Monday, March 21, 2011

So, In Summary, Here Are 14 Things We'd Like to Say About SXSW

Posted By and on Mon, Mar 21, 2011 at 2:00 PM

Saturday night on Sixth Street
  • Saturday night on Sixth Street
Alright, everyone, we're back, after a whirlwind four-day trip to Austin for this year's South By Southwest, and it was a success on many levels: Lauren saw the Dodos 50 times, I was able to watch the St. John's game in its entirety, and we only just barely, from afar, were forced to see Rachael Ray. There are some other things we'd like to talk about, too, so let's get to those.

The Efficiency With Which SXSW Runs Shit is Truly Astonishing
For all the talk you hear, and all the Tweets you read, about just how crazy everything at SXSW is, you've really got to tip your hat to the festival's organizers for running such an impossibly tight ship. Their headquarters, at the Austin Convention Center, is run with militaristic precision, but is at the same time staffed by some of the most ridiculously pleasant people you'll ever meet. It seriously doesn't even make sense. In addition to that, walking the streets, you never really hear people complaining about the things that typically wreak havoc on such events—as far as official showcases go anyway, set times rarely change at the last minute, getting into things generally isn't too much of a problem, and the volunteers stationed at each venue are helpful and not at all asshole-ish, a minor miracle considering the amount of assholes roaming the streets. (MC)

But, All That Said… It's Just too Fucking Crowded
Prior to this year, the last time I attended SXSW was in 2007, and while the general idea is of course still the same, it's seems to have grown by a solid 50% in that time. This has created some significant problems. For one, it is nearly impossible to get a cab, unless you find one very nice driver who will give you his card and come pick you up whenever you call. Second, though it's long been joked about that SXSW is like spring break for the music industry, the vibe has shifted in a pretty serious way. Taking a stroll down Sixth Street, there's basically no indication that you're even at a music festival, as opposed to say, what I imagine Mardi Gras looks like. It seems like we're fast approaching a point where the city of Austin just isn't equipped to handle it. One has to wonder what they're going to do about it. (MC)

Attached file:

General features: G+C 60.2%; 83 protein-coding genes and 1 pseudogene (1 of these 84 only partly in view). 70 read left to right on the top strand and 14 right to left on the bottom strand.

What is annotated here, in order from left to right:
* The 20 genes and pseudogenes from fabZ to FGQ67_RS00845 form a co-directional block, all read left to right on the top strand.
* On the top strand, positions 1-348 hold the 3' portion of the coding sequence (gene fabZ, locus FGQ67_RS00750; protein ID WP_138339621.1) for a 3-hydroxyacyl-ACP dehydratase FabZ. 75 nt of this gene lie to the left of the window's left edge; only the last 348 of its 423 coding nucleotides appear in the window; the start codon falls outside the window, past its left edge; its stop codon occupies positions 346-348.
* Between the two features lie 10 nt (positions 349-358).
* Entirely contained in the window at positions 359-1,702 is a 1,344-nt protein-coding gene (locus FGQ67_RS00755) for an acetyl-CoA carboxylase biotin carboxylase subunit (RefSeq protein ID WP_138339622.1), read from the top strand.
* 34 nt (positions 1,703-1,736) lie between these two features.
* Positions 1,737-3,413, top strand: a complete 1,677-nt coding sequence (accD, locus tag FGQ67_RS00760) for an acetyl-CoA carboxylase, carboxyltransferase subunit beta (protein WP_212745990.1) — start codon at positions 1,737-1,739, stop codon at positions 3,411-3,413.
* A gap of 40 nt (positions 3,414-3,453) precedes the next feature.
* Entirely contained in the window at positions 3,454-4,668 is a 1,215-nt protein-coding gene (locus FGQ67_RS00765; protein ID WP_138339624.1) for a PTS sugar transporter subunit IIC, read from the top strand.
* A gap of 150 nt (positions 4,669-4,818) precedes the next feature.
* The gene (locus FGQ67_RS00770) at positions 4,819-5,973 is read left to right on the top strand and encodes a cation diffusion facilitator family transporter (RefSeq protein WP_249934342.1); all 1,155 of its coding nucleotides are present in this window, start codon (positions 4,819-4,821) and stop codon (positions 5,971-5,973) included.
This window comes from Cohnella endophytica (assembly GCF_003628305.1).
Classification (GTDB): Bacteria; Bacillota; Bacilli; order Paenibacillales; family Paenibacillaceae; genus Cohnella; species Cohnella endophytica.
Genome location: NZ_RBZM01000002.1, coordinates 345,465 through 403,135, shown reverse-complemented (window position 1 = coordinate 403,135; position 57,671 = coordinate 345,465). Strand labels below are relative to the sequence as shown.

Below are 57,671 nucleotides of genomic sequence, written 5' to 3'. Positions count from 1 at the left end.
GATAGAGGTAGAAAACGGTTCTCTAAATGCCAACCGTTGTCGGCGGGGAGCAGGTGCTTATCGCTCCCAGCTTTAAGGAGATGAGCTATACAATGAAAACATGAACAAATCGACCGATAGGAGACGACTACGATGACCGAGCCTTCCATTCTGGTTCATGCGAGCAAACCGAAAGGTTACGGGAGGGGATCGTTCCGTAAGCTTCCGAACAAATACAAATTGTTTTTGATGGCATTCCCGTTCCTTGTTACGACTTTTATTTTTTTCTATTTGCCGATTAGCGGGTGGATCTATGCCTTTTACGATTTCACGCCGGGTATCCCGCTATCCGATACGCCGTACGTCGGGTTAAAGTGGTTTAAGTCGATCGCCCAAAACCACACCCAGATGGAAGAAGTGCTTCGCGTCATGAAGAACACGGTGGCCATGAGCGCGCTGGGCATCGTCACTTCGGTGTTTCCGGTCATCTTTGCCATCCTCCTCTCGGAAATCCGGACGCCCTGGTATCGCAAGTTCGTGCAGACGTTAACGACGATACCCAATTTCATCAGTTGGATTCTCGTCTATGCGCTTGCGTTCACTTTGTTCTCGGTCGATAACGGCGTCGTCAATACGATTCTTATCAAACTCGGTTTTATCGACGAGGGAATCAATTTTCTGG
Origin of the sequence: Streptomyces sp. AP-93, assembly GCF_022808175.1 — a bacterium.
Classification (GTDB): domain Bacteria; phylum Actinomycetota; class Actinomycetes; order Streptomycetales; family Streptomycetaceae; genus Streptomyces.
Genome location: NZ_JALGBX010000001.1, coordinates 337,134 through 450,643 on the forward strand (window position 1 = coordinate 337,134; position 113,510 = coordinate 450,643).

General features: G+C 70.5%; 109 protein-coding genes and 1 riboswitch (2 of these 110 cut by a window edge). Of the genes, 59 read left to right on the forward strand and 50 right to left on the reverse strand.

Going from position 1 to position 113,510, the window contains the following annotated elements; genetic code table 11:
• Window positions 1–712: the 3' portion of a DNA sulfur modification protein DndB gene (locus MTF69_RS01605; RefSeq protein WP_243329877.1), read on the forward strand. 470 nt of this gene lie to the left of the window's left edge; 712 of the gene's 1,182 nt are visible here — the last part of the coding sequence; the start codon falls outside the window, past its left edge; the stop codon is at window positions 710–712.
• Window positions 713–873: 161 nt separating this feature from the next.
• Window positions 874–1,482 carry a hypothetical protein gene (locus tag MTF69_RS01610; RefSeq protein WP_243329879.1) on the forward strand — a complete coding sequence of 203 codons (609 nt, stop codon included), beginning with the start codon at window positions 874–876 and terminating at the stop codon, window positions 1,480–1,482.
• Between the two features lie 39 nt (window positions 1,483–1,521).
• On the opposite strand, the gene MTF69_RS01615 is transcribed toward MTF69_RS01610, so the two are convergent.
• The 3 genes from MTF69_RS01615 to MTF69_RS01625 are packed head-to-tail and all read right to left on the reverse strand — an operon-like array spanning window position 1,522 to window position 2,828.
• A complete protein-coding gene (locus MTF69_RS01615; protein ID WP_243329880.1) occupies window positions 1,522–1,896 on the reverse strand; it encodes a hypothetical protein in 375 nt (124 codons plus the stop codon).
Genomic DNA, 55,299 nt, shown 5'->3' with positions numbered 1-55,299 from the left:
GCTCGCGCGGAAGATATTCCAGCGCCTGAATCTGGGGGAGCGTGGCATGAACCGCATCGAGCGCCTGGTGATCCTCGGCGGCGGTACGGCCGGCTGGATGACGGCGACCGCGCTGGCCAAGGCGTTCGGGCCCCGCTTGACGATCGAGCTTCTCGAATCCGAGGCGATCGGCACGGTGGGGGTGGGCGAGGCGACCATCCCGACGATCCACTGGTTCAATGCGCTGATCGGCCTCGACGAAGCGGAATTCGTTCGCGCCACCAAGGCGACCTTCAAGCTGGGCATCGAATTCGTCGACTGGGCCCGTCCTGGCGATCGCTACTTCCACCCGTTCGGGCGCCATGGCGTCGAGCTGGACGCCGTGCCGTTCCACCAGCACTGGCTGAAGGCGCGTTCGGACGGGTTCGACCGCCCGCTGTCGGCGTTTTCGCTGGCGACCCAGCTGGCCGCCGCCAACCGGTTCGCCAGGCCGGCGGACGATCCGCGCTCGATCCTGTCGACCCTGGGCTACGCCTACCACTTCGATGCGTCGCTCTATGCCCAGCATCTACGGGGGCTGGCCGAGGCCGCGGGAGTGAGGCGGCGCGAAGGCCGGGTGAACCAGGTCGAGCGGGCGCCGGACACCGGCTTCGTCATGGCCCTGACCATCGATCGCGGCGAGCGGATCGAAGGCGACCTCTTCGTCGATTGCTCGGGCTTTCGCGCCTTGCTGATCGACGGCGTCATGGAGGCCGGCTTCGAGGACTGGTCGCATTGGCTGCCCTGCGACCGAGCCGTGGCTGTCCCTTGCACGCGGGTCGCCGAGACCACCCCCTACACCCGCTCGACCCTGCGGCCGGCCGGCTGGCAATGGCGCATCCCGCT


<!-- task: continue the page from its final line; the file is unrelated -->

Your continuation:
And Really, the Unofficial Parties Might be Making Things Worse
It's no secret at this point that you could easily take a trip to SXSW with neither a badge nor even a wristband, and still manage to have a very good time, and to have seen probably 90% of the most talked-about shows of the week. You'll have a hard time arguing that things like Mess With Texas or the Pitchfork's #Offline festival didn't provide some great moments, and it seems like a certain amount of unofficial parties will always be allowed, but it also seems entirely possible that we're coming up on a time when SXSW will begin to crack down on them a bit. It's tricky, though, because even if SXSW as an organization stands to benefit by keeping all the best shows official, the city as a whole benefits regardless of whose banners are on the wall. You don't need a badge to buy one million tacos, after all. (MC)

The Dodos at Mess With Texas
  • The Dodos at Mess With Texas
Is It Worth It for a Band to Play Nine Shows in Four Days?
The Dodos (along with Yuck and the Smith Westerns) probably played more shows than anyone during this year’s festival. Fresh off the release of their new album, No Color, they played 1pm slots and 1am slots; they played at churches, courtyards and everywhere in between—it was up to eight or nine gigs the last time I counted. Having caught one of their first shows, another somewhere in the middle, and then their very last, I can’t help but wonder if they had played, say, only five. Would all five have been as good as that middle one—the one where singer-guitarist Meric Long and drummer Logan Kroeber exerted every once of energy in a dark, tiny, sweaty venue, and a line formed around the stage at the end so people could them how much they loved it? Did they benefit all that much from playing three more? Are we at the point where bands are playing too much at SXSW? Is it really fair to them? Or to us? (LB)

Also, Why Does Everyone Just Goes to See All the Bands They Already Know?
Having gone out of our way to see bands like The Dodos, J. Mascis, the Pains of Being Pure at Heart and Okkervil River, we're certainly guilty of this too, but it's troubling that the spirit of discovery has gone missing during SXSW. Rather than trying to be turned on to something new, everyone seems more concerned with aligning themselves with something they've already established as cool. It's worth asking—if the Pitchfork folks were so busy booking their own shows, with all the bands they already liked enough to book, and then sending their writers out to document all the other shows those same bands played, what did they, and in turn their readers, really gain from any of this? Not a whole lot, it would seem. There's pressure on everyone else to behave similarly, too—at one point, I'd dedicated myself to walking around and simply popping my head in to see some bands I'd never heard of, but after a few duds (which at one point were considered par for the course at events like this), I began to worry if I was doing my job poorly by not standing in line to see James Blake or Odd Future. (MC)